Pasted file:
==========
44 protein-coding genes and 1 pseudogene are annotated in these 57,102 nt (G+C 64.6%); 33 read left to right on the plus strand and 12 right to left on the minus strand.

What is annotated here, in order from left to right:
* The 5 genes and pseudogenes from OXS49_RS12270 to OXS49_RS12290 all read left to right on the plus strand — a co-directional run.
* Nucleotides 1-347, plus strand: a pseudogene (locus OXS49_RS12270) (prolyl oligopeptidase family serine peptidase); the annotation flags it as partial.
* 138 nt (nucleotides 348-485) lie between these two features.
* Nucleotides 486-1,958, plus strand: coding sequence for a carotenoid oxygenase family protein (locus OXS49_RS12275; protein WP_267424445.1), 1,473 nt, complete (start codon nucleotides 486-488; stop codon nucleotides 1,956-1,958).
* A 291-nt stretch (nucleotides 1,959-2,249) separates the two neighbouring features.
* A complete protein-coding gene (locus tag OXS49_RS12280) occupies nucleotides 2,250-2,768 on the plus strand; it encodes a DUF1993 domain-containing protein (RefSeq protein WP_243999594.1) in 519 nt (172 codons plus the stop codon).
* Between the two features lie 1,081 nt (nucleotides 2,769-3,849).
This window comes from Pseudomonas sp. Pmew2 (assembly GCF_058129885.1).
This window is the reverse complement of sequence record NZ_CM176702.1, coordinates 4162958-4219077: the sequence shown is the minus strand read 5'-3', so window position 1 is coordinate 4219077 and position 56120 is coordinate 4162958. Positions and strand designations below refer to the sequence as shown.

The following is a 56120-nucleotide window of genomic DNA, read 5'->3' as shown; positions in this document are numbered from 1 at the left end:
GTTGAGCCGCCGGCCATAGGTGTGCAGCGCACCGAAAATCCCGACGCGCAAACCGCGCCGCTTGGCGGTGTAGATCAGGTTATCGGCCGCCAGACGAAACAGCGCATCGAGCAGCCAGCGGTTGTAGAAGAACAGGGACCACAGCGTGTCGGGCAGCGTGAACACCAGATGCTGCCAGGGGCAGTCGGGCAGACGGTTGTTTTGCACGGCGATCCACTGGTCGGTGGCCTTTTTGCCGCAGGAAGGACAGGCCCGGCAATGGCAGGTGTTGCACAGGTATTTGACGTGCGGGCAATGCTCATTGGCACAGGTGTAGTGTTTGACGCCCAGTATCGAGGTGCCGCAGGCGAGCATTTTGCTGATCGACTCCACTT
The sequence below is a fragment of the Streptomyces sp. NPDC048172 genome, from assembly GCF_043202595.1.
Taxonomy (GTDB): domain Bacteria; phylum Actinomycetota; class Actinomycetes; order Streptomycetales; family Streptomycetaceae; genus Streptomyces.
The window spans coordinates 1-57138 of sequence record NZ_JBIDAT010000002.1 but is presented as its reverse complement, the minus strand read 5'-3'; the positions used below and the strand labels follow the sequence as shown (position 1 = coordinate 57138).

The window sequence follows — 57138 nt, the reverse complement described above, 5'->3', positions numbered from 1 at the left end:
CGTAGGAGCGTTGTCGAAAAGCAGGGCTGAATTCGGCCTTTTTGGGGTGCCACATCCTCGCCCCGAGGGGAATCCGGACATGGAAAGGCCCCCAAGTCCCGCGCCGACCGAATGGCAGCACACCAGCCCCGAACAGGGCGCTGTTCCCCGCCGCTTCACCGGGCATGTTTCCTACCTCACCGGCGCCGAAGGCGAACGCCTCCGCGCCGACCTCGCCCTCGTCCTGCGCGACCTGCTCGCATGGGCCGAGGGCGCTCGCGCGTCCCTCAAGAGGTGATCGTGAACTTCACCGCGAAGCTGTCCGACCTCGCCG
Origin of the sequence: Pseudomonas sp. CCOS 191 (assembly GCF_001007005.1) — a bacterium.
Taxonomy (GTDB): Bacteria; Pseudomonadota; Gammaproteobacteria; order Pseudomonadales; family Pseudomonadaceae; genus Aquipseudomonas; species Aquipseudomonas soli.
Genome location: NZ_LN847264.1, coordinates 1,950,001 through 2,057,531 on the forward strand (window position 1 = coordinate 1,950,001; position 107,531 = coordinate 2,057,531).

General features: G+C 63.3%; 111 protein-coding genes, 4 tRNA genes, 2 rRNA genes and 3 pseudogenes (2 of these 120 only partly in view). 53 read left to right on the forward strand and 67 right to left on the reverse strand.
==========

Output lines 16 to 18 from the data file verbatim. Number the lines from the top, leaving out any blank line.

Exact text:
The window spans coordinates 1-57138 of sequence record NZ_JBIDAT010000002.1 but is presented as its reverse complement, the minus strand read 5'-3'; the positions used below and the strand labels follow the sequence as shown (position 1 = coordinate 57138).

The window sequence follows — 57138 nt, the reverse complement described above, 5'->3', positions numbered from 1 at the left end:
CGTAGGAGCGTTGTCGAAAAGCAGGGCTGAATTCGGCCTTTTTGGGGTGCCACATCCTCGCCCCGAGGGGAATCCGGACATGGAAAGGCCCCCAAGTCCCGCGCCGACCGAATGGCAGCACACCAGCCCCGAACAGGGCGCTGTTCCCCGCCGCTTCACCGGGCATGTTTCCTACCTCACCGGCGCCGAAGGCGAACGCCTCCGCGCCGACCTCGCCCTCGTCCTGCGCGACCTGCTCGCATGGGCCGAGGGCGCTCGCGCGTCCCTCAAGAGGTGATCGTGAACTTCACCGCGAAGCTGTCCGACCTCGCCG